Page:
Let it not be said that he was a big man, though he was the giant in any room. He saw himself a Captain Ahab: his underlings saw Moby Dick. What in his eyes was passionate was in theirs predatory. Over the years of their mutual acquaintance the boundaries between the two visions were blurred, until Anatoly was both Ahab and the Orca, hunter and hunter. As the veteran he strode Chernobyl’s halls invigorated by the company of the young workers (“Be healthy, comrade!”), as the white shadow he lounged against the grey metal console, cigarette smoke curling from the corners of his mouth like fog rising from the ocean, awaiting any slip of the operators, to strike.
They had all been caught, they had all been lectured: they had all learnt to respect and fear Anatoly Stepanovich Dyatlov.
This has been an invisible man introduction for the protagonist of my Chernobyl novel, the very real Anatoly Dyatlov. The goal was to write a character introduction under 200 words, and without referring directly to your character’s physical appearance. Win? Win.
We’re on air!
My short story, The Last Night In Pripyat, is airing in full tonight on Sounds of the Mountains FM. You can hear it right here.
Go now! It’s almost on! And if you miss the start you might still get the end!
Today I’m researching for my Chernobyl novel (Chernovel?)
A few days ago I decided to take a break from research and make a start on the novel. The reason being is that there is still so much research to do, and still a novel to be written, and only a limited amount of time in the universe. Also – this is the thing about exploring tragic events – researching Chernobyl has proven to be a desperately sad experience.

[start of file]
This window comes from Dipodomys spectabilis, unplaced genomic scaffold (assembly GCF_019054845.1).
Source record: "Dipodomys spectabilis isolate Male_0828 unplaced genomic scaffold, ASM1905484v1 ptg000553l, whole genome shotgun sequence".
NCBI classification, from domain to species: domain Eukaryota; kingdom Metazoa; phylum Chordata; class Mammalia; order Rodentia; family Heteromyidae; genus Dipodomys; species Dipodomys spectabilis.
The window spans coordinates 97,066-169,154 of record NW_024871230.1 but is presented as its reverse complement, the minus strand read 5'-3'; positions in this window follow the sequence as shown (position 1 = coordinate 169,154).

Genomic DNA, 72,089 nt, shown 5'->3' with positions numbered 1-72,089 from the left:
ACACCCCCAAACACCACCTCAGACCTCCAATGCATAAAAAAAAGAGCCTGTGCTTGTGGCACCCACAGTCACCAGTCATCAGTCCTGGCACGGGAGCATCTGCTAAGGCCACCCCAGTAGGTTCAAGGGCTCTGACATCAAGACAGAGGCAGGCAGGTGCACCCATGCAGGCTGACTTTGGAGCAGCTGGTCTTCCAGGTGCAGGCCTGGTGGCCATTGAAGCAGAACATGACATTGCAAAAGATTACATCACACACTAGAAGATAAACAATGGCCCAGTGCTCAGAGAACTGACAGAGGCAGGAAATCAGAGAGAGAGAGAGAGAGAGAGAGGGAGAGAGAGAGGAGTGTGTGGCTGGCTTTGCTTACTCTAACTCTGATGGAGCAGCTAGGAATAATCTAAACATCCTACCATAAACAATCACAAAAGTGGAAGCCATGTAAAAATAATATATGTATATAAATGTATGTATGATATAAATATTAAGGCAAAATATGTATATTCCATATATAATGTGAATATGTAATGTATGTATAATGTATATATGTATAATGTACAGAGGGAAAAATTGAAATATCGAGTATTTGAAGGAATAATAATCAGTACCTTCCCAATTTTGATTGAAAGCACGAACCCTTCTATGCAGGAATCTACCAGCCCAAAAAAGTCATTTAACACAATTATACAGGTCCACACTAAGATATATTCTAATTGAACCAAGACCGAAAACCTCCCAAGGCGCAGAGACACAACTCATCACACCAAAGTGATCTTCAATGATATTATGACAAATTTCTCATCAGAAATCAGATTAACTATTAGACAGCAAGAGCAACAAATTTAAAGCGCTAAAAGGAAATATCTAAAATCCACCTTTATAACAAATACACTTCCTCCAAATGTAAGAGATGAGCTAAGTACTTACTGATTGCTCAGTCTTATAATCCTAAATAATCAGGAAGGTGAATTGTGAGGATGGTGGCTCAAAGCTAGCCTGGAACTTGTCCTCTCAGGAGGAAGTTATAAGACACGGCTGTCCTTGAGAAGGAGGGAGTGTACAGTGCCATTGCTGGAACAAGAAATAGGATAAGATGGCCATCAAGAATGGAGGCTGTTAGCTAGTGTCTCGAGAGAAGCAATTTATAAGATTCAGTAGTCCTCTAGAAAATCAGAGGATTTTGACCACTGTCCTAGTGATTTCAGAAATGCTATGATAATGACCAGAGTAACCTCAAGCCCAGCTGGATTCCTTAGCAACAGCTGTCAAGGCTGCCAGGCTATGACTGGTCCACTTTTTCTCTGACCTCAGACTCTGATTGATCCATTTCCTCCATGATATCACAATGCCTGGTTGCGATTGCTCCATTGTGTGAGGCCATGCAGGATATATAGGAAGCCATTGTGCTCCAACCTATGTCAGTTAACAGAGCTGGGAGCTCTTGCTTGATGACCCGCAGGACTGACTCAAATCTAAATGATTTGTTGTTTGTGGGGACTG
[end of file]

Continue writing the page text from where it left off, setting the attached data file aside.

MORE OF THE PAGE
The novel so far is not at all sad. It has a little foreshadowing, but it’s early days yet. I plan to write it in six parts, starting with the night of the accident and moving into the rescue attempts, the clean-up, then onto the court trials and what happened to those displaced by the disaster. I then want to look at Pripyat today and investigate the future of the site. All in all I hope to provide an accurate and engaging account of the disaster that explores the human, technological and political elements at play.
I’d also like to give something back to those who lost their lives, their homes, their reputations and sources of income, their freedom, their sanity, their health. The radiation expelled by the meltdown represents only a small percentage of the damage done to people’s lives. It is the long term displacement, fear and stigma that makes the health consequences so much harder to bear.
But how does one give back? To say I’m sorry is an understatement. Sorry you lost everything! Sorry this problem doesn’t look like it will ever go away. Being sorry will not help anyone.